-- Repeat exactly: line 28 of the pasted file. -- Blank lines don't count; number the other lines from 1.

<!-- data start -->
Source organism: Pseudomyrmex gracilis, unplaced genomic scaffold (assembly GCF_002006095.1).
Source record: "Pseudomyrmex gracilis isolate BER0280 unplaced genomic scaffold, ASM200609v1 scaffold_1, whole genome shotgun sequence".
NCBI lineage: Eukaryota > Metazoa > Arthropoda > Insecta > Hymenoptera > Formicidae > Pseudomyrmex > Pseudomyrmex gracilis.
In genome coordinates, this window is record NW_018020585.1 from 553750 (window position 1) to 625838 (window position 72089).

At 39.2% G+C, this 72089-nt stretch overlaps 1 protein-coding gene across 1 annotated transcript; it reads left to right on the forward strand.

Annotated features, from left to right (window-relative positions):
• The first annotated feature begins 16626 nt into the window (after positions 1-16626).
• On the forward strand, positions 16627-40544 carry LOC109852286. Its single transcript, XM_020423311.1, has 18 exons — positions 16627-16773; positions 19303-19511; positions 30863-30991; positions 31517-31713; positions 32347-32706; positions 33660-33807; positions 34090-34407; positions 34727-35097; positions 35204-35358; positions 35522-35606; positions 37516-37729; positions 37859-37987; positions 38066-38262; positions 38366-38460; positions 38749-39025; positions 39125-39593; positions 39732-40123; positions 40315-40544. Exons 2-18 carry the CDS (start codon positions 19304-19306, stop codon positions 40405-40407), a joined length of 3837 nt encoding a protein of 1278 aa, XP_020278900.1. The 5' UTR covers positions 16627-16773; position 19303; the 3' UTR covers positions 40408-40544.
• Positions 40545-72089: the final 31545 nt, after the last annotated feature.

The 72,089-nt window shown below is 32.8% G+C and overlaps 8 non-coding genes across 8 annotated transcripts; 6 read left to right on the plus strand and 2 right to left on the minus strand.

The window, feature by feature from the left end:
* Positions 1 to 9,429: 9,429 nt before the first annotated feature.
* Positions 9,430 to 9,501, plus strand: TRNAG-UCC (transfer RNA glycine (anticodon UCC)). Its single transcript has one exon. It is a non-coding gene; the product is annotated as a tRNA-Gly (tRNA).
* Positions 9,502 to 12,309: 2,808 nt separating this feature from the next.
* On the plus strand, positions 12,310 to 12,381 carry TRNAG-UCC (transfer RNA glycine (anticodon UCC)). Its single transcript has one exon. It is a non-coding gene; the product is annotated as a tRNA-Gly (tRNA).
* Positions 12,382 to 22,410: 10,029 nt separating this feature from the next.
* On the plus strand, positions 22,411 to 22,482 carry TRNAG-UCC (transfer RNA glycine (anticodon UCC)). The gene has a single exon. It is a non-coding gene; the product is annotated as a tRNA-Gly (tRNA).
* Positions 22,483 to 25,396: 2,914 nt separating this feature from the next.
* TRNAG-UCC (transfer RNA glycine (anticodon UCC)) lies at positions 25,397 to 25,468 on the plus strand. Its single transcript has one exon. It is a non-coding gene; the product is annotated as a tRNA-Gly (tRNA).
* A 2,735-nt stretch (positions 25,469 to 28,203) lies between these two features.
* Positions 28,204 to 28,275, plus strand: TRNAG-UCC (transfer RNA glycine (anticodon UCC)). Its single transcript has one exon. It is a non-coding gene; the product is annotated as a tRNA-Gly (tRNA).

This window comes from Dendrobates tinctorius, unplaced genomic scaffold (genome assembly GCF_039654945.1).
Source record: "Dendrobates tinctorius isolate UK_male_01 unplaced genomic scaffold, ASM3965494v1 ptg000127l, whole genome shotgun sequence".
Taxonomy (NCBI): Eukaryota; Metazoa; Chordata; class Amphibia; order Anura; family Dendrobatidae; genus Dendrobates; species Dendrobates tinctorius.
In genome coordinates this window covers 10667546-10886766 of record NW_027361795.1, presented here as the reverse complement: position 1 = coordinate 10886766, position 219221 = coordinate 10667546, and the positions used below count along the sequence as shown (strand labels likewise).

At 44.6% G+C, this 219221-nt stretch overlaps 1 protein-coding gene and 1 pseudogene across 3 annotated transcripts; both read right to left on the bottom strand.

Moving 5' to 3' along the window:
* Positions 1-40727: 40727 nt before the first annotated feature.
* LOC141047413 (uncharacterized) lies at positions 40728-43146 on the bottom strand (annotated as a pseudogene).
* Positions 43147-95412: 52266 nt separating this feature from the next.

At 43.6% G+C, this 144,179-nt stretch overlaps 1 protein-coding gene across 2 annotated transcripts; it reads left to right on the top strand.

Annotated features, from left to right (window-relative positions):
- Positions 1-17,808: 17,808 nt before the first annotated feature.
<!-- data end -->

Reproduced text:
* Positions 1-40727: 40727 nt before the first annotated feature.